HfCF Intervention Resources - Working with children and young people: Addressing emotional and traumatic responses (Arabic)
Intervention guide editor: Tara Weeramanthri
This guide recognises that many children and young people exposed to abusive and neglectful parenting show high levels of anxiety and fear, or display aggressive or sexualised responses.
The focus is on working collaboratively with the child, the parent or carer. A toolkit of generic and specific skills helps the practitioner to help the child or young person manage their feelings, thoughts and problems of anxiety, mood and trauma. The guide supports the practitioner to develop a child-centred approach, to provide psychoeducation to the child on the effects of maltreatment and to help the child:
- devise a safety plan, increasing the child’s ability to maintain personal safety when there are known risks in the environment
- develop coping skills, recognising and managing difficult emotions in a way that is helpful and adaptive
- relax and self-calm
- describe and monitor their feelings, giving the child or young person a better appreciation of how they can be affected by events
- select activities which have a positive effect on mood, making the connection between the things we do and how we feel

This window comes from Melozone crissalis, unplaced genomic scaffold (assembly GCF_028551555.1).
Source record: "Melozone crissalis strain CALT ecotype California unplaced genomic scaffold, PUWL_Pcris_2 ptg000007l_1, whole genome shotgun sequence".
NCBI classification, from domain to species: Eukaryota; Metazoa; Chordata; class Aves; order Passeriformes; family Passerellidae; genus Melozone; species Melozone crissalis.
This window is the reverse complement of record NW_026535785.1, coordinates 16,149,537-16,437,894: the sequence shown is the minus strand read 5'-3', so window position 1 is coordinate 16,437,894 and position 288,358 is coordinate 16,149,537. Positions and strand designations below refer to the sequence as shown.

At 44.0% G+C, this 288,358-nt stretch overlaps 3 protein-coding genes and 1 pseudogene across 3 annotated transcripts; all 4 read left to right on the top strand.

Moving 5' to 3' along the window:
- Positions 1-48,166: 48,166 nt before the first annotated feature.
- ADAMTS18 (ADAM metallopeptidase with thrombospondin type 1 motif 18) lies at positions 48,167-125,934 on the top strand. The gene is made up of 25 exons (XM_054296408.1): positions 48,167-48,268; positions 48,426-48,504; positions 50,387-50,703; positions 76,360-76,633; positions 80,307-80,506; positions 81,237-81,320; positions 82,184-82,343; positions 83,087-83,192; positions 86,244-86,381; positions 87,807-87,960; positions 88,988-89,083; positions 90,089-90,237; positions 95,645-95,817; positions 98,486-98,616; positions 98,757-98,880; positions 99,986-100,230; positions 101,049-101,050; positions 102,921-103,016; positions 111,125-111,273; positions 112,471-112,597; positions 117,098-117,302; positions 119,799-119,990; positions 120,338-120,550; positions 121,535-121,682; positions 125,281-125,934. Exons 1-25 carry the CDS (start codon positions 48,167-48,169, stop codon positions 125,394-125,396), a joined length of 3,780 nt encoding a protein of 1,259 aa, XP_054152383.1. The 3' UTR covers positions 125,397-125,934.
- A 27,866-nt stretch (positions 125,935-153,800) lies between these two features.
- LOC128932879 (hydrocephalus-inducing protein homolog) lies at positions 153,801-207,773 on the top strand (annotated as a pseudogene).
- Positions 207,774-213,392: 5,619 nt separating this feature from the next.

- develop problem-solving skills, applying them to real problems
- working with children who experience traumatic responses, psychoeducation about the nature of traumatic responses for children and parents, supporting engagement, constructing a trauma narrative, cognitive coping, processing, mastery, enhancing safety, recovery and resilience.
- address anxiety problems, learning to understand what anxiety is and how to differentiate between normal anxiety in situations of danger and excessive anxiety
- address mood problems, learning how mood can be controlled and feelings be changed by how they act and think
- maintain improvement and build resilience.
In addition, the practitioner provides psychoeducation to parents to help them develop skills to support their children to engage in interventions to address traumatic and emotional responses.